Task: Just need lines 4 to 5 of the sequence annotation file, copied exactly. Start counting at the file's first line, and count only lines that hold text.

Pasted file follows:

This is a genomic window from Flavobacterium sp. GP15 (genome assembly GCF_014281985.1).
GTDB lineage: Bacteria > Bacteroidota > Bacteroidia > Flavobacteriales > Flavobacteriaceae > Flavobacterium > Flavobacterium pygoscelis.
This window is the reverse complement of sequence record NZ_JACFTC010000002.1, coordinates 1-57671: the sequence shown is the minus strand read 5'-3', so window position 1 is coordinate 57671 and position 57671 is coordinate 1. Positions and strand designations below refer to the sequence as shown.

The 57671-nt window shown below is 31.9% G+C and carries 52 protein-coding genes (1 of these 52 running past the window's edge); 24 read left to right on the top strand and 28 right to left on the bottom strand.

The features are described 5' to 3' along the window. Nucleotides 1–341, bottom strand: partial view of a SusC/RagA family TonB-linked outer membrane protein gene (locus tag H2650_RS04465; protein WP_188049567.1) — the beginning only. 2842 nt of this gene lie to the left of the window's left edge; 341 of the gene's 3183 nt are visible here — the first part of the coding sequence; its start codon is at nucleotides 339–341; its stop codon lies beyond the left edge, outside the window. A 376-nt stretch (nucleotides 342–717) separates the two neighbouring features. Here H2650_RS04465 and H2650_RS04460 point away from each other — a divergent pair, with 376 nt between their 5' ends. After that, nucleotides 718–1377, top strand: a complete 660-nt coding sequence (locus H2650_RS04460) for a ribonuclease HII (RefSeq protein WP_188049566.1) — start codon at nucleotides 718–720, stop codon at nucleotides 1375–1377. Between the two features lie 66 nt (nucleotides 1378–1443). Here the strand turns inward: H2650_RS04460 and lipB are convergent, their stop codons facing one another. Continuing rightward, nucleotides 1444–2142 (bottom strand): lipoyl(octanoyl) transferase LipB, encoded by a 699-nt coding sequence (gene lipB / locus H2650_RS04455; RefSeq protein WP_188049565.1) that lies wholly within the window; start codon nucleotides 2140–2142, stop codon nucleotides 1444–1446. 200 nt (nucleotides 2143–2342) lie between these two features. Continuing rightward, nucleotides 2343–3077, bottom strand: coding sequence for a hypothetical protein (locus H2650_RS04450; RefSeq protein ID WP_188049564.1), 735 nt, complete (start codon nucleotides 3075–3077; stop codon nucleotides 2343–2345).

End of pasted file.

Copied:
The 57671-nt window shown below is 31.9% G+C and carries 52 protein-coding genes (1 of these 52 running past the window's edge); 24 read left to right on the top strand and 28 right to left on the bottom strand.

The features are described 5' to 3' along the window. Nucleotides 1–341, bottom strand: partial view of a SusC/RagA family TonB-linked outer membrane protein gene (locus tag H2650_RS04465; protein WP_188049567.1) — the beginning only. 2842 nt of this gene lie to the left of the window's left edge; 341 of the gene's 3183 nt are visible here — the first part of the coding sequence; its start codon is at nucleotides 339–341; its stop codon lies beyond the left edge, outside the window. A 376-nt stretch (nucleotides 342–717) separates the two neighbouring features. Here H2650_RS04465 and H2650_RS04460 point away from each other — a divergent pair, with 376 nt between their 5' ends. After that, nucleotides 718–1377, top strand: a complete 660-nt coding sequence (locus H2650_RS04460) for a ribonuclease HII (RefSeq protein WP_188049566.1) — start codon at nucleotides 718–720, stop codon at nucleotides 1375–1377. Between the two features lie 66 nt (nucleotides 1378–1443). Here the strand turns inward: H2650_RS04460 and lipB are convergent, their stop codons facing one another. Continuing rightward, nucleotides 1444–2142 (bottom strand): lipoyl(octanoyl) transferase LipB, encoded by a 699-nt coding sequence (gene lipB / locus H2650_RS04455; RefSeq protein WP_188049565.1) that lies wholly within the window; start codon nucleotides 2140–2142, stop codon nucleotides 1444–1446. 200 nt (nucleotides 2143–2342) lie between these two features. Continuing rightward, nucleotides 2343–3077, bottom strand: coding sequence for a hypothetical protein (locus H2650_RS04450; RefSeq protein ID WP_188049564.1), 735 nt, complete (start codon nucleotides 3075–3077; stop codon nucleotides 2343–2345).